Moving Beyond Shame

Recovery Warriors - Moving Beyond Shame

As someone in recovery from binge eating disorder, shame in the way I look and the validity of my illness was something I struggled with for a very long time. When I was first diagnosed with an eating disorder, I was considered to have EDNOS(Eating Disorder Not Otherwise Specified). When I first opened up to someone about the nature of my disorder they said, “ So what! Does that mean you just eat a lot of cake or something?” I was mortified, and this statement solidified the way I perceived society would look at me and my disorder. I didn’t feel my disorder was valid because I didn’t look “sick enough” and I wasn’t going to die.

After greater research and the addition of Binge eating disorder to the DSM-5 in 2013, more people started coming forth with the illness, and I didn’t feel so alone anymore. In all honesty, I never really felt alone in my disorder. I always shared the same emotions and fears as others I have encountered with an eating disorder, my illness just manifested itself differently, which doesn’t make it any less than any other disorder.

When people think of Eating Disorders, they have this image in their head of what an Eating Disorder should look like. Whatever that image is, regardless of what it is, it’s an image molded by societies ignorance of eating disorders. An eating disorder is not a body shape, an eating disorder is first and foremost an illness. By identifying an eating disorder as specific “body type” gives the illness power because it’s being classified by superficial, physical traits that takes away from the underlying meaning of its existence. We have heard countless times that it’s not about the food, the way you look, your body type, but rather about the emotions, attitude, and overall perception of yourself that plays into the disorder.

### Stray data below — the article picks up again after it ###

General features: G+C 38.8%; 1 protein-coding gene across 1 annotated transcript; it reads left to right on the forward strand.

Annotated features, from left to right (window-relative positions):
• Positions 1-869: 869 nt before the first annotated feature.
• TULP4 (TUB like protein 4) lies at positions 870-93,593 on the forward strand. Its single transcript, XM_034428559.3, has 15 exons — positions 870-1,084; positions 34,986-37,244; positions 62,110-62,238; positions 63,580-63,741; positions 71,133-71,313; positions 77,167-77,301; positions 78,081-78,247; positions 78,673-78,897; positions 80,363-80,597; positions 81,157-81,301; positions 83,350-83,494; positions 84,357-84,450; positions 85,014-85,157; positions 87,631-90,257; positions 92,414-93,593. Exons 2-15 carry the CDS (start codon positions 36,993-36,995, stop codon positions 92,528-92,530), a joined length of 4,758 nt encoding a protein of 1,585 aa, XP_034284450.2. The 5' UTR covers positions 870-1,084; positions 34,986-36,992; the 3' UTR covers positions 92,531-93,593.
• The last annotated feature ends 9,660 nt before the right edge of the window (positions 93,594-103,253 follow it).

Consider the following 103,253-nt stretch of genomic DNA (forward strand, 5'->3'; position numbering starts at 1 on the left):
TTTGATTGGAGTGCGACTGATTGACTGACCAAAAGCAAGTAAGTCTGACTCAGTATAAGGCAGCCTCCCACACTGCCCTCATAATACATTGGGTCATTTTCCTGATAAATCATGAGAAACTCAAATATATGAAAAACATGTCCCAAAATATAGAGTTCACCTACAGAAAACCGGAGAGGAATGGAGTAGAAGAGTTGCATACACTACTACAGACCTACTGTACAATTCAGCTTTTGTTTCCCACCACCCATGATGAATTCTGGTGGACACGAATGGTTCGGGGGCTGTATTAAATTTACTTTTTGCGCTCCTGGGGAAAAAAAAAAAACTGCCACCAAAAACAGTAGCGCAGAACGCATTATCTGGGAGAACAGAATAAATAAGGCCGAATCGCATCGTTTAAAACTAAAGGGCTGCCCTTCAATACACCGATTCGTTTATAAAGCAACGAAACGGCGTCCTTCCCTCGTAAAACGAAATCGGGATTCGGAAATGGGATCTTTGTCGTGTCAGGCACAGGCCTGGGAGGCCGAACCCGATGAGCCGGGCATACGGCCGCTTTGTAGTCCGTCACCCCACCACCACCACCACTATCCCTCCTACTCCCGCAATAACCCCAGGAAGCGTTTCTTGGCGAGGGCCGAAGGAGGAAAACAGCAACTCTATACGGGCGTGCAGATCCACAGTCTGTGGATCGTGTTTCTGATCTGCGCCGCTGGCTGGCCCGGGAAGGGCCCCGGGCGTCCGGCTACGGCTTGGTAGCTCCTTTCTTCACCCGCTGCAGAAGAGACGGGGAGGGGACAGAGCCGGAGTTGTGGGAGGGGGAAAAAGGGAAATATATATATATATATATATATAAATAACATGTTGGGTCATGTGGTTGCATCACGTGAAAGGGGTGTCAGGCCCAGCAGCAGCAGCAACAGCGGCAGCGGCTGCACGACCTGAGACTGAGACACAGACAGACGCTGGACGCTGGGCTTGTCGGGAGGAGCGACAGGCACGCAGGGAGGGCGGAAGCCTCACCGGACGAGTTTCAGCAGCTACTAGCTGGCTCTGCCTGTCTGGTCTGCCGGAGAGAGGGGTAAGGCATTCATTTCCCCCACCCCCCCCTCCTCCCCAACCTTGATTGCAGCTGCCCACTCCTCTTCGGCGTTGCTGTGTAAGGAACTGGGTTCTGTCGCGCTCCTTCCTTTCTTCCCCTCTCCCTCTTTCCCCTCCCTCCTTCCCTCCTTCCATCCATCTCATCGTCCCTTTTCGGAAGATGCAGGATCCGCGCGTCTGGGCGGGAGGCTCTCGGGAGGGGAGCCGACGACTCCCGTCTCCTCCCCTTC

Every eating disorder is valid, and there is no shame in not being the “typical” eating disorder because there is no “typical” look of the disorder nor should an eating disorder ever be considered “typical”.

Binge eating disorder occurs in 1 out of 35 Americans, and is considered to be the most common eating disorder, so why is there such a stigma?

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1 Comment

  • Thank you so much for speaking out about BED. I too have felt shame and uncertainty when admitting my diagnosis. In fact just a few weeks ago I struggled to get travel insurance as none of the insurers I called had ever encountered it!

    I honestly believe that it is only through sharing our experiences that we can continue to grow the community and increase societal validity of BED.

    I think you’re spot on in pointing out that the symptoms of other EDs have become synonymous with EDs, as opposed to the triggers and the thought process behind them. Of course, as with every other mental health illness, other people can only relate as far as their own personal experience or second hand understanding can take them. So I suppose it really is up to those of us who have suffered or are suffering to stand up and have our stories heard, to feel counted and valid and understood.

    Thank you so much for highlighting this!

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